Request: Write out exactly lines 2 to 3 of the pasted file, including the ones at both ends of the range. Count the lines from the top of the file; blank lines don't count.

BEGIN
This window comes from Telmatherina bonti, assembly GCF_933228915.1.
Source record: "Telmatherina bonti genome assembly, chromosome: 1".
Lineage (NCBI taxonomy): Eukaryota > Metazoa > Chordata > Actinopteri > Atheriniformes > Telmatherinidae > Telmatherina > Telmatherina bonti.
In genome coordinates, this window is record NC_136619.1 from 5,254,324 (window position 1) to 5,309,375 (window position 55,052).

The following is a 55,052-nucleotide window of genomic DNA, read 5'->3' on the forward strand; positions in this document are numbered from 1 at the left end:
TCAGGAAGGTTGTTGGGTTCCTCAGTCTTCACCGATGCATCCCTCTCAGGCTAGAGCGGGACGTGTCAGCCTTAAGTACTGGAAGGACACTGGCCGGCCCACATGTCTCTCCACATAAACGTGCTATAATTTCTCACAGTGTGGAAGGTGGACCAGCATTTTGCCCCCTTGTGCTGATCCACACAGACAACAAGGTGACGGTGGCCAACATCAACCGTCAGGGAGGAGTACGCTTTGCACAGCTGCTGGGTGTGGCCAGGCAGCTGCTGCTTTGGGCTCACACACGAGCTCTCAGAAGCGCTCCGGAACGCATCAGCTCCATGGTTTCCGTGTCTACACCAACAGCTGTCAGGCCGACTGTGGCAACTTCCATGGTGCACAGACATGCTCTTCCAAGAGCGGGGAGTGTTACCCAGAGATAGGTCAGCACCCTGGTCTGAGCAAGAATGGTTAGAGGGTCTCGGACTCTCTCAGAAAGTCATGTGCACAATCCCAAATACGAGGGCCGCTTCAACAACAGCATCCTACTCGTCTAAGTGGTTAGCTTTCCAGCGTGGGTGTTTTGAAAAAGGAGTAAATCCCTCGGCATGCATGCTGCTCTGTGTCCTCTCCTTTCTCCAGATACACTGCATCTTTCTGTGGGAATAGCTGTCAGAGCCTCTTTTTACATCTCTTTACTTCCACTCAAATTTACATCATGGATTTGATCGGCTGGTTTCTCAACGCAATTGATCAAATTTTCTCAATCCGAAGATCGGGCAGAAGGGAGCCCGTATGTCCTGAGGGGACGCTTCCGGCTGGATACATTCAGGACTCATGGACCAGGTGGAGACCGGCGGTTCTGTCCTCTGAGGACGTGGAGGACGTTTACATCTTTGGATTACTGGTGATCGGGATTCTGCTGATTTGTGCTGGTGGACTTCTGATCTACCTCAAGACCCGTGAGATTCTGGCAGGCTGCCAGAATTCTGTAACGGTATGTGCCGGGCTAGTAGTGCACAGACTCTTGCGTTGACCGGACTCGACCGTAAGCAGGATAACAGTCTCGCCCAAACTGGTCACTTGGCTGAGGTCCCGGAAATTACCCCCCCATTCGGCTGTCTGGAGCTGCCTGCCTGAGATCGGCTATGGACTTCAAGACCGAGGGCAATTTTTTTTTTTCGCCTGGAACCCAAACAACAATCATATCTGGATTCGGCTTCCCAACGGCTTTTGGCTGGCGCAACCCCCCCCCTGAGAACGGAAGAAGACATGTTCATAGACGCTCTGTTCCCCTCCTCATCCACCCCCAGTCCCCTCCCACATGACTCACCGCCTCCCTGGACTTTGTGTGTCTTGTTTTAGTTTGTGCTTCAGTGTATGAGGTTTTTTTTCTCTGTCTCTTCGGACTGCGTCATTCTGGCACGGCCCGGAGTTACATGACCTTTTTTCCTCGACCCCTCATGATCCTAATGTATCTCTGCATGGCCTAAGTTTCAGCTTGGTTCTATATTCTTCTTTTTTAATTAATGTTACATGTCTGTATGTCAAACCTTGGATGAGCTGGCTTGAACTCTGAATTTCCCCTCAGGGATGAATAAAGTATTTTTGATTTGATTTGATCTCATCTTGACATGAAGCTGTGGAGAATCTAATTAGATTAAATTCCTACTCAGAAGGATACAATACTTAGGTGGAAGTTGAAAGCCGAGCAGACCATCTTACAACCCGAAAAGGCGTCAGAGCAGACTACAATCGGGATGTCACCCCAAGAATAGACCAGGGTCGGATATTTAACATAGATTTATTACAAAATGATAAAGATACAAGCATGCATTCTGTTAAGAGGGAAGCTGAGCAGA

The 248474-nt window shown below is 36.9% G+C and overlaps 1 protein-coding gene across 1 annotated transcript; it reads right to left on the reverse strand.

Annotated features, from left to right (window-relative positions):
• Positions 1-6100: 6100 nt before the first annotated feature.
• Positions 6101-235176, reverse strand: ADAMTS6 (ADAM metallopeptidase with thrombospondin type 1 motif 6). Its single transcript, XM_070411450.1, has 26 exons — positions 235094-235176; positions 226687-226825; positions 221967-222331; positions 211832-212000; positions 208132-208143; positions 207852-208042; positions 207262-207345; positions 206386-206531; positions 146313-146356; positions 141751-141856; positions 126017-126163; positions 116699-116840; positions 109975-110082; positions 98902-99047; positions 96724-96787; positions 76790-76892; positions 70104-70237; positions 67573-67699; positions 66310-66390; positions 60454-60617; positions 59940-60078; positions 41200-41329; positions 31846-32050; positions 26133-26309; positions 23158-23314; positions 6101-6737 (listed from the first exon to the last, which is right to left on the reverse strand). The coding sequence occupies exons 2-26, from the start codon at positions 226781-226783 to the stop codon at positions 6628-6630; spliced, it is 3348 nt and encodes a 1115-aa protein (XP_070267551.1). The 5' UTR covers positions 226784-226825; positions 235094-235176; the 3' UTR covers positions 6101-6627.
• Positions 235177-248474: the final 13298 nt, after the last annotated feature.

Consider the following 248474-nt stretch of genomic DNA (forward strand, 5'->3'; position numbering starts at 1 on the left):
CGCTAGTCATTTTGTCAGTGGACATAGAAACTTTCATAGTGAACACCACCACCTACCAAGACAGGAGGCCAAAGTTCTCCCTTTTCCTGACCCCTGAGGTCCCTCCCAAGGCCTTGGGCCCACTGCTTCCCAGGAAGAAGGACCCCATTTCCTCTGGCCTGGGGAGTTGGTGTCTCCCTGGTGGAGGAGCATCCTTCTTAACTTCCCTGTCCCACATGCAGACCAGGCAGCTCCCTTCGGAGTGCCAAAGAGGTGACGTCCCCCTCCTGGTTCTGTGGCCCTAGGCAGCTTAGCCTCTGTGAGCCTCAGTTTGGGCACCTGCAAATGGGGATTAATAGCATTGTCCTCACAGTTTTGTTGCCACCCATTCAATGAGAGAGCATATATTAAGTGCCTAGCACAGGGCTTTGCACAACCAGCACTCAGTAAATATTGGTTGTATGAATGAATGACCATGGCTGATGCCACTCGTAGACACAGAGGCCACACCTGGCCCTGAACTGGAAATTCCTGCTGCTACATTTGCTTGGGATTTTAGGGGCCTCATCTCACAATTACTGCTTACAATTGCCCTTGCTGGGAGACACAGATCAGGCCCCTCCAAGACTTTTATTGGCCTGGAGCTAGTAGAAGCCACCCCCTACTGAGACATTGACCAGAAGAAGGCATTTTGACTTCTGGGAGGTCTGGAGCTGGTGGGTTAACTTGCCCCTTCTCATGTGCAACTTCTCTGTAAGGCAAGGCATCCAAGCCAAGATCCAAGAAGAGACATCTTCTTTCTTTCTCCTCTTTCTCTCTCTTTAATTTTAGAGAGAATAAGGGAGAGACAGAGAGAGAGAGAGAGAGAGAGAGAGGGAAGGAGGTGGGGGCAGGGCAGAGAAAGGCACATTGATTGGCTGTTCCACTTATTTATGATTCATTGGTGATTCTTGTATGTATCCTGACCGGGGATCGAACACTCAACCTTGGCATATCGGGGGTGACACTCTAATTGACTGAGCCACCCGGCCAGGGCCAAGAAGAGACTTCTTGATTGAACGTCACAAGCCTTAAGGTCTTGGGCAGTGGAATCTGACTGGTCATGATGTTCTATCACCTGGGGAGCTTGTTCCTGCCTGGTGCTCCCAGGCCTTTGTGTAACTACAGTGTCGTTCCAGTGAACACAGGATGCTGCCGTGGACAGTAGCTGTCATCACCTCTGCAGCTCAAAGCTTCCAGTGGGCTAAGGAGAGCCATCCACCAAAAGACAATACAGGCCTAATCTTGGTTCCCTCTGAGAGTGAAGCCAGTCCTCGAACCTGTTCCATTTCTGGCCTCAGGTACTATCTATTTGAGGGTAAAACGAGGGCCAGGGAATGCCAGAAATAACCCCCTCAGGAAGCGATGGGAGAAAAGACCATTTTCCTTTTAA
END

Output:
Source record: "Telmatherina bonti genome assembly, chromosome: 1".
Lineage (NCBI taxonomy): Eukaryota > Metazoa > Chordata > Actinopteri > Atheriniformes > Telmatherinidae > Telmatherina > Telmatherina bonti.